Professor Evangelos Raftopoulos,
Editor and Founding Director of MEPIELAN Centre,
Panteion University of Athens, Greece
Visiting Fellow, Downing College, University of Cambridge, United Kingdom
Dancing with the Transposition of the Public Trust Approach in the Realm of Conventional Environmental Governance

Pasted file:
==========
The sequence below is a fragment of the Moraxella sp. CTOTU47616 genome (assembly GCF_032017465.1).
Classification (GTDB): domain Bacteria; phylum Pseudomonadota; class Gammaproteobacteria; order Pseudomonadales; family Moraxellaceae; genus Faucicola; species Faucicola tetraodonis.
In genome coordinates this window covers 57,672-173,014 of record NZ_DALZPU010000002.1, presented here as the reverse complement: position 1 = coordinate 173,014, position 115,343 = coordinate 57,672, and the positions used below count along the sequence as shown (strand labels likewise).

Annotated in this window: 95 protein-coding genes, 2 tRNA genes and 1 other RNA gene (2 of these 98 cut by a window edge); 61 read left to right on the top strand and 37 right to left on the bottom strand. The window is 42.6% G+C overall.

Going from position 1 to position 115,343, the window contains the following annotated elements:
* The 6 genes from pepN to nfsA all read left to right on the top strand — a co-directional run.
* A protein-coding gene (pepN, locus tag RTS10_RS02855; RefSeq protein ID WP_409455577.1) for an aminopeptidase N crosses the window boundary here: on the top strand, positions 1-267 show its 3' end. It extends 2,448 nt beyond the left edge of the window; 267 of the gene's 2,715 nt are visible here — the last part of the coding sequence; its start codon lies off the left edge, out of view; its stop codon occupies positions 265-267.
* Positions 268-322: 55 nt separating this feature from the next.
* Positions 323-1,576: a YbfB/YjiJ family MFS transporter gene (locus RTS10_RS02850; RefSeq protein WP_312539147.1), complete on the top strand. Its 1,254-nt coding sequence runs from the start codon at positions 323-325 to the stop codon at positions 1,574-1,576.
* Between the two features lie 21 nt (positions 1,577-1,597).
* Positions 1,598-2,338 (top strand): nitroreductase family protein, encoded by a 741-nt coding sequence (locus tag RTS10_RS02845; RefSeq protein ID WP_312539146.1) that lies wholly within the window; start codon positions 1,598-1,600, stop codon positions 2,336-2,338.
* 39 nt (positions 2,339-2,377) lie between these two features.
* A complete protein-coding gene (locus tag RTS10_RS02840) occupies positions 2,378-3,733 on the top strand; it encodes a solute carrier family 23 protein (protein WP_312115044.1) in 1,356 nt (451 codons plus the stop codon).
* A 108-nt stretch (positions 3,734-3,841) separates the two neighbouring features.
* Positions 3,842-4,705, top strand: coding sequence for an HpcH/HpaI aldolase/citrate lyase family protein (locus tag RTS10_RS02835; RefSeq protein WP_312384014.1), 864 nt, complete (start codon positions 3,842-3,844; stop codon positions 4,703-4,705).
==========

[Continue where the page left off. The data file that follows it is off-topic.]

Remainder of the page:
I have a lot of sympathy with the view that expert knowledge is particularly difficult to transfer. As Rolf Dobelli perceptively remarks “insights do not pass well from one field to another” and he calls this effect “domain dependence”. This seems to be particularly true with regard to legal approaches and insights in the multidisciplinary world of international environmental governance. In this context, technical and economic knowledge have, predictably and inescapably, the upper hand in the pursuance of a holistic, interdisciplinary management of the highly complex and continually evolving issues related to the protection of the environment and its sustainability. Here, legal approaches and insights, although fundamental and potentially crucial for better and more participatory governance, are rarely considered. And when tackled, they are handled with the utmost care and from a very narrow angle. This has something to do with the fact that, during the negotiations taking place at the various institutional levels of international agreements establishing environmental regimes, the accredited delegations rarely include scholarly legal experts or specialized international lawyers. But there is another aspect to it, much more subtle and much more difficult to comprehend. It is, in fact, the way we generally conceive and interpret the relationship between international law and governance. Beyond the “domain-dependence” effect of Dobelli, it seems that there is a more covered, a more resistant “domain-hardening” effect featuring international legal thinking.